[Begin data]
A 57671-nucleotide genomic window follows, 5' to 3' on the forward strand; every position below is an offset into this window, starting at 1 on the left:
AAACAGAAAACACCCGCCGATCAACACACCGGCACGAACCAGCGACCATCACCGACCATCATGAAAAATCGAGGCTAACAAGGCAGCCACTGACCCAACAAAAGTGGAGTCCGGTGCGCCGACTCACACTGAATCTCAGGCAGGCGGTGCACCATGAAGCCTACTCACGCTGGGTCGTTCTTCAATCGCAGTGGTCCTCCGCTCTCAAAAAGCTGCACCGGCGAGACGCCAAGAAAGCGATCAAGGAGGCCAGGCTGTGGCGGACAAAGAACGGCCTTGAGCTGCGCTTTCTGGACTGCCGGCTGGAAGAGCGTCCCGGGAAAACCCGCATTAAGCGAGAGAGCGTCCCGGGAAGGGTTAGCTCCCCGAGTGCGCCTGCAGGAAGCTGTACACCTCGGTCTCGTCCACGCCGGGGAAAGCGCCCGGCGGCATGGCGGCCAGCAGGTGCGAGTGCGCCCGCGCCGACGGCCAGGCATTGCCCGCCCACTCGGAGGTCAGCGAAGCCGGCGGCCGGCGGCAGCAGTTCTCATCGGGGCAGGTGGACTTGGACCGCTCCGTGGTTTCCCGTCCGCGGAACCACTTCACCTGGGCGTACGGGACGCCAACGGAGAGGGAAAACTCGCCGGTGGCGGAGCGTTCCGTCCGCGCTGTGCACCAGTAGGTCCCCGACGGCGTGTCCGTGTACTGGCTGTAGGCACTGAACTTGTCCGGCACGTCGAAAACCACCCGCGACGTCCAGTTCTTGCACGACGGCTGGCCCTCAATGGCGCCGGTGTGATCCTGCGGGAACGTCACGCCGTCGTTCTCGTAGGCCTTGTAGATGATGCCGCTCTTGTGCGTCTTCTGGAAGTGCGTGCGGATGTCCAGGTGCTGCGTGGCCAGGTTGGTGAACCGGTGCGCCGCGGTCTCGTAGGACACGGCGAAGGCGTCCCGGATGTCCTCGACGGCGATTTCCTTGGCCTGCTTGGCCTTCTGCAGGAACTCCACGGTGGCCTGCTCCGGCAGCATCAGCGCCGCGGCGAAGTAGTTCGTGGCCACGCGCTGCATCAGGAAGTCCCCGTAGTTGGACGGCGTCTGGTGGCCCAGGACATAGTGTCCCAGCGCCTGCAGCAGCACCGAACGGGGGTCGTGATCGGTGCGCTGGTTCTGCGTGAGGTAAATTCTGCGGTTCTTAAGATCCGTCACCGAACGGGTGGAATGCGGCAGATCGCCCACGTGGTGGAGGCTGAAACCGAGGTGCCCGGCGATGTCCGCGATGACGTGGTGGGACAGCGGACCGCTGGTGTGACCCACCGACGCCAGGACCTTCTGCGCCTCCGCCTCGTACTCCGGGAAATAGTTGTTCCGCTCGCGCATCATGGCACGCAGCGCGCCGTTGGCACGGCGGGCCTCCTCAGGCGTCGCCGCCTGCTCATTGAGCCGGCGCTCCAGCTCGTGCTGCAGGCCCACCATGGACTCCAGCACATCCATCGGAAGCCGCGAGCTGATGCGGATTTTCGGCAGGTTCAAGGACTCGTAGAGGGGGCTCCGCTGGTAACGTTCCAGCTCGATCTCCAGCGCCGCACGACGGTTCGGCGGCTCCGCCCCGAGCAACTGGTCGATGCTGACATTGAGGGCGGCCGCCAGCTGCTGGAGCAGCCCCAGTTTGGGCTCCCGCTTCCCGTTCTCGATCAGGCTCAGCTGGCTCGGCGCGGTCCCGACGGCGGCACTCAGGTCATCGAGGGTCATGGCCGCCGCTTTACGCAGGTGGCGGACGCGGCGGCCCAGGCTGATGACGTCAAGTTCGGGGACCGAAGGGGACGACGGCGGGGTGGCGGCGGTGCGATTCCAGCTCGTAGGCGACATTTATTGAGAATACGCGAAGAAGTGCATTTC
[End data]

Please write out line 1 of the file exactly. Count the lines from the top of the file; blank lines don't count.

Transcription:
A 57671-nucleotide genomic window follows, 5' to 3' on the forward strand; every position below is an offset into this window, starting at 1 on the left: